Another industrial revolution is already well under way. Where will it lead to and when can we say it has successfully come to an end?
The fourth industrial revolution is certainly taking place, but so far it just the beginning. Its essence lies in the generation of huge amounts of data, their collection, analysis and subsequent application. Technologies of the fourth industrial revolution include the Internet of Things, virtual reality, cloud technologies, something else. Surprising fact: in the last two or three years alone 90% of all world information was generated, and less than 1% analyzed! How do you understand that there have been changes? If the fourth industrial revolution is about the interaction of various gadgets and technologies with human, the fifth is most likely a world where I will give interview to your robot assistant.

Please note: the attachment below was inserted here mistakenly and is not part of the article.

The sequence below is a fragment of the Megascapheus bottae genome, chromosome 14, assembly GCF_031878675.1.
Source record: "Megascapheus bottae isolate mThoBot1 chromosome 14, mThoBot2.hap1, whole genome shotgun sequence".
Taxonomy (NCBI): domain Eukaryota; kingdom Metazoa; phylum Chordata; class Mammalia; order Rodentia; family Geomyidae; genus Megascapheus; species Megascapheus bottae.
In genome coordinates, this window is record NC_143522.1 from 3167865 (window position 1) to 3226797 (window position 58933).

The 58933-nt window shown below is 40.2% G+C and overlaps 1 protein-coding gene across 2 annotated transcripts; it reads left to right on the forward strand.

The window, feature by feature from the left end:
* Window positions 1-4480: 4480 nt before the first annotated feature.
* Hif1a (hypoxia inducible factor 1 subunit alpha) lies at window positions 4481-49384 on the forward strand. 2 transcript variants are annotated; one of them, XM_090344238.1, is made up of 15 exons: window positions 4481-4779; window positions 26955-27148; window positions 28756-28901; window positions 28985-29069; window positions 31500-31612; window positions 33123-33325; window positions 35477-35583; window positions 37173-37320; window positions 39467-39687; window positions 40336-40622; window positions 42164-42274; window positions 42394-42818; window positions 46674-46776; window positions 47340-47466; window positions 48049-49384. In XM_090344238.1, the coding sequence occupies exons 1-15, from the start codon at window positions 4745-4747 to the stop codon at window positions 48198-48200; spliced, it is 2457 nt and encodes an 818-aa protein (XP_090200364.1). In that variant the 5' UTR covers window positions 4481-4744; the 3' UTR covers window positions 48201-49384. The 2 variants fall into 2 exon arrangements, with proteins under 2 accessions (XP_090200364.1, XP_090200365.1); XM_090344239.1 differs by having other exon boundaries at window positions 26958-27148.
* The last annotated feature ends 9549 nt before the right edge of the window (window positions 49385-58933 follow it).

You wrote that people like to talk about innovation right now. But as we know, "All new is well overlooked old". Today we found ourselves in the world of simulacras – copies without originals. What are the future prospects, in your opinion?
A very correct remark, but I will allow myself to partially disagree. The concept of innovation is different for each country, depending on its history, culture, etc. We know everything is relative. Invention is not an innovation yet. Innovation is primarily the commercialization of an idea by improving the quality and efficiency demanded by the market. In modern world, it is important to understand the problem and try to solve it (or improve solutions that already exist on the market). As for the prospects, they are limited only by your ambitions, the creativity of your thinking, and dreams; Modern technologies are ready for almost any challenge to your consciousness. It is not necessary to create originals: as Picasso said, good artists copy, great artists steal. The main thing is to make a better copy than the original or for a more affordable price. It all depends on your market.